In the current context, we should seek a leader who has extensive experience in international affairs and a long-standing commitment to improve the social status and welfare of working-class people in the United States. We need to set aside personal feelings of whom we like or dislike, based on the high volume of back- and forth political accusations to which we have been subjected over the past year, and to judge which candidate would be a more effective, steady, and well-skilled leader in these large and difficult policy domains. We need leadership that is flexible and fearless, but also informed by a commitment to fundamental values. Ideology is not trivial, but ideology is not policy. Good policy requires enlightened leadership and consistent strategic planning, and we need good policy that will benefit all Americans.

Political rhetoric and emotional mudslinging will be of little use to us on the morning of November 9, when we all wake up to return to the real-world, concrete policy dangers and challenges that I have just mentioned.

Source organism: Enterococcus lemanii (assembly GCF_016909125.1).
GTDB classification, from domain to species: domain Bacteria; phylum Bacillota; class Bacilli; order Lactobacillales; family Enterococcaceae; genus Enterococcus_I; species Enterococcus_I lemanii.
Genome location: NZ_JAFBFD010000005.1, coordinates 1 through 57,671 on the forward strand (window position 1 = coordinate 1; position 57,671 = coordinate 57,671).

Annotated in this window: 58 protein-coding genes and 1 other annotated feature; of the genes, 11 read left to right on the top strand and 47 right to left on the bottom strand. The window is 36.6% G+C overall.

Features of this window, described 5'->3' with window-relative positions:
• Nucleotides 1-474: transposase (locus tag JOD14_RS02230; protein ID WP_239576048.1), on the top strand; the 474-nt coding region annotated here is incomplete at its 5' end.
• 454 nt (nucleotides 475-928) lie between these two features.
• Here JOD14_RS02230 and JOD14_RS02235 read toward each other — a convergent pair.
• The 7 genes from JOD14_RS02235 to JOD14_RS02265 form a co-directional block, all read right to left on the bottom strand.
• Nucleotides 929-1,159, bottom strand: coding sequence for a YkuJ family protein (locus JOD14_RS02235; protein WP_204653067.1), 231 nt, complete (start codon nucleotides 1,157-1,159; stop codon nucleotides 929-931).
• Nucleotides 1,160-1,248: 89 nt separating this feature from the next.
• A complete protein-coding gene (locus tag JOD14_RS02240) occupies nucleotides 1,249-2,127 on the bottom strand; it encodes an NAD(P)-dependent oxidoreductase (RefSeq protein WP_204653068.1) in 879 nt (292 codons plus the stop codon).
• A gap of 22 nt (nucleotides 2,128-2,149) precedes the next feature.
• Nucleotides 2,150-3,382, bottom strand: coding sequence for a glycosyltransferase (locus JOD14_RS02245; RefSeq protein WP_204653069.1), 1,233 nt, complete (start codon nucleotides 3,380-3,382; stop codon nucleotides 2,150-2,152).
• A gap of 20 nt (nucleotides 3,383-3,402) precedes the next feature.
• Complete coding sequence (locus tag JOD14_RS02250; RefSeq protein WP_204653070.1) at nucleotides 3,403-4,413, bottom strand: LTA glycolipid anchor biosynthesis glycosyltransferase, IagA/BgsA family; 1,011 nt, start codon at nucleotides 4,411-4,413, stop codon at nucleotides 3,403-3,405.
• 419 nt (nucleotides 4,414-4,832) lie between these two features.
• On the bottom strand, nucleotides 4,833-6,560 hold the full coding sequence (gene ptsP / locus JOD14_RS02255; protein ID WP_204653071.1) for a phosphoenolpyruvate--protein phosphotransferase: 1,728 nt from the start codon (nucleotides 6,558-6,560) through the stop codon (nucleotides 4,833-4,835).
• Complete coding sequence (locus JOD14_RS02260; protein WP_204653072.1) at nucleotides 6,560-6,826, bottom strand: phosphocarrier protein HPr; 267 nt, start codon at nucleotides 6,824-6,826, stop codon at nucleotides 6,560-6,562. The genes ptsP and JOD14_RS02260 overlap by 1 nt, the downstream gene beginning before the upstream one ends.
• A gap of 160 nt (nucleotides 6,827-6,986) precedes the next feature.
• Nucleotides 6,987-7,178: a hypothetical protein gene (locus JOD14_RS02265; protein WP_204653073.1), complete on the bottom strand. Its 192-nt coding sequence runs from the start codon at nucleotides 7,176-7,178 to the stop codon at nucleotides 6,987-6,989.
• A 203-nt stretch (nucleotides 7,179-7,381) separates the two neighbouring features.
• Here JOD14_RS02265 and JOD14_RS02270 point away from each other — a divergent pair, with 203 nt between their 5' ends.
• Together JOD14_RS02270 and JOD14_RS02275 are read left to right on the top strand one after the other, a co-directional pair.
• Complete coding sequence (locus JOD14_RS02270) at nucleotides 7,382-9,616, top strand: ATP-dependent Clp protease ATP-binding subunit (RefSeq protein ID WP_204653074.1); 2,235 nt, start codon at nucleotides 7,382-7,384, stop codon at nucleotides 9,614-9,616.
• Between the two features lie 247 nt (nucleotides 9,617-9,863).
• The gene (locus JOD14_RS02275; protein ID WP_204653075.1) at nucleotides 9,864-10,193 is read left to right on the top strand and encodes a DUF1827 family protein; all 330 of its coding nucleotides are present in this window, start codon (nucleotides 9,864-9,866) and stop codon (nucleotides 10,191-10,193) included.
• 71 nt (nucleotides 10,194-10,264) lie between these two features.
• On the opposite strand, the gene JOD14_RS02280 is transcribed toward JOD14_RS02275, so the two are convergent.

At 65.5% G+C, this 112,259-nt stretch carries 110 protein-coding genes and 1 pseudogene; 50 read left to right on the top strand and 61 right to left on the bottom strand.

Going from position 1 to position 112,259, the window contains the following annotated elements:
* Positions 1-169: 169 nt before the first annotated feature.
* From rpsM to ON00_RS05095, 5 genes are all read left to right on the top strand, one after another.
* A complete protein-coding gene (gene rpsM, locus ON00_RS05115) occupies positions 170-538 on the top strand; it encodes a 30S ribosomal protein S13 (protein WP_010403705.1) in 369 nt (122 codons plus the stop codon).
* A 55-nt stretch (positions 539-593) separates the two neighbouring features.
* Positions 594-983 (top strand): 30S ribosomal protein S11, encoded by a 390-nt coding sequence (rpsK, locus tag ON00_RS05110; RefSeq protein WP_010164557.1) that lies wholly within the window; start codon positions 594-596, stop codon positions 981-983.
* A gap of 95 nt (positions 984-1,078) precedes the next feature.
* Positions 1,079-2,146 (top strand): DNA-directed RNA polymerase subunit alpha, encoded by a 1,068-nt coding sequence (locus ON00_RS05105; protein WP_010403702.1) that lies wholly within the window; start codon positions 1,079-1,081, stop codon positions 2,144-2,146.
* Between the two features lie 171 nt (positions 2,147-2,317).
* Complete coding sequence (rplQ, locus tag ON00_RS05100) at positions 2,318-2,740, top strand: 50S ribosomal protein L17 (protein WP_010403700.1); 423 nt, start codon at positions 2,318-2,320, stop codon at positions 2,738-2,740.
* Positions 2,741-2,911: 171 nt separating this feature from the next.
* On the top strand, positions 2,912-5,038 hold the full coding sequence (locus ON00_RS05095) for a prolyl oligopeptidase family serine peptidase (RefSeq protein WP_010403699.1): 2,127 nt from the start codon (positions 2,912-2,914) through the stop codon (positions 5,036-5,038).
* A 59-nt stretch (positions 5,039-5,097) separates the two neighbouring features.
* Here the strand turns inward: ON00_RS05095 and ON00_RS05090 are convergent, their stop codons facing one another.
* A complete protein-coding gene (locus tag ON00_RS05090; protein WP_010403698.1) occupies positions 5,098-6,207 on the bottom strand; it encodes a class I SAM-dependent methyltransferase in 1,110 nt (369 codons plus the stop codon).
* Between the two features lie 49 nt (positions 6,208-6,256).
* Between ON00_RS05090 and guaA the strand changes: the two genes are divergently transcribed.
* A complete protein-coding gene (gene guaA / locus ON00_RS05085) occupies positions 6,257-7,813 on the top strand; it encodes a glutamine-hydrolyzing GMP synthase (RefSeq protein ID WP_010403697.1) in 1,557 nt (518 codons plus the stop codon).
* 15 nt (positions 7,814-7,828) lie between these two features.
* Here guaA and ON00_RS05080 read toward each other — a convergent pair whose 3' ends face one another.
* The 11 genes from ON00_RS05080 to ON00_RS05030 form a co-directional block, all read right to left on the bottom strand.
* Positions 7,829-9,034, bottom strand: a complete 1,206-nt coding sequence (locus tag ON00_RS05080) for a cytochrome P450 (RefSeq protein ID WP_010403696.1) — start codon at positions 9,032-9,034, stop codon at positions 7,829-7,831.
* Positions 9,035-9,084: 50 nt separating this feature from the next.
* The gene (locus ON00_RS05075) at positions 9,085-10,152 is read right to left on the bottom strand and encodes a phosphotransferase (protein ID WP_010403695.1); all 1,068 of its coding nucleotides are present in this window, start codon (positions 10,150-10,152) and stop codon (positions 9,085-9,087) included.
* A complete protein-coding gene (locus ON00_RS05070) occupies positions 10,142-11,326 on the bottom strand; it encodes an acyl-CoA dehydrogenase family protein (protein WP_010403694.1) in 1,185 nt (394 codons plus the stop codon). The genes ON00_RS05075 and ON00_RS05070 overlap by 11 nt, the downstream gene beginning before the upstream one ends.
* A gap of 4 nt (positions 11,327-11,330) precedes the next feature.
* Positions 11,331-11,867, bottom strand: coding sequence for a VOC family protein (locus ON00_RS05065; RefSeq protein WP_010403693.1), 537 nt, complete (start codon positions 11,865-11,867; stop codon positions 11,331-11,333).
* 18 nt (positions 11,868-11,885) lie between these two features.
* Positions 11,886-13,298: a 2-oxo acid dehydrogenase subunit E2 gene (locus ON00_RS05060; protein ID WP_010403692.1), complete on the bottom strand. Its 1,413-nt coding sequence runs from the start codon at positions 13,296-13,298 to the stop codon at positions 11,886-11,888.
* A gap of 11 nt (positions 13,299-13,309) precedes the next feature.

We need a skillful and respected President who can unite the nation not just by words, but by pragmatic deeds, and respond to the serious policy challenges before us with alacrity tempered by balanced judgment and basic fairness, someone who can manage the complexity of change while protecting the ideals of decency, humanity, and social opportunity for which this nation is almost unique in the world.

Good luck in making a wise choice next Tuesday.


John W. Boyer is Dean of the College and the Martin A. Ryerson Distinguished Service Professor in History at the University of Chicago.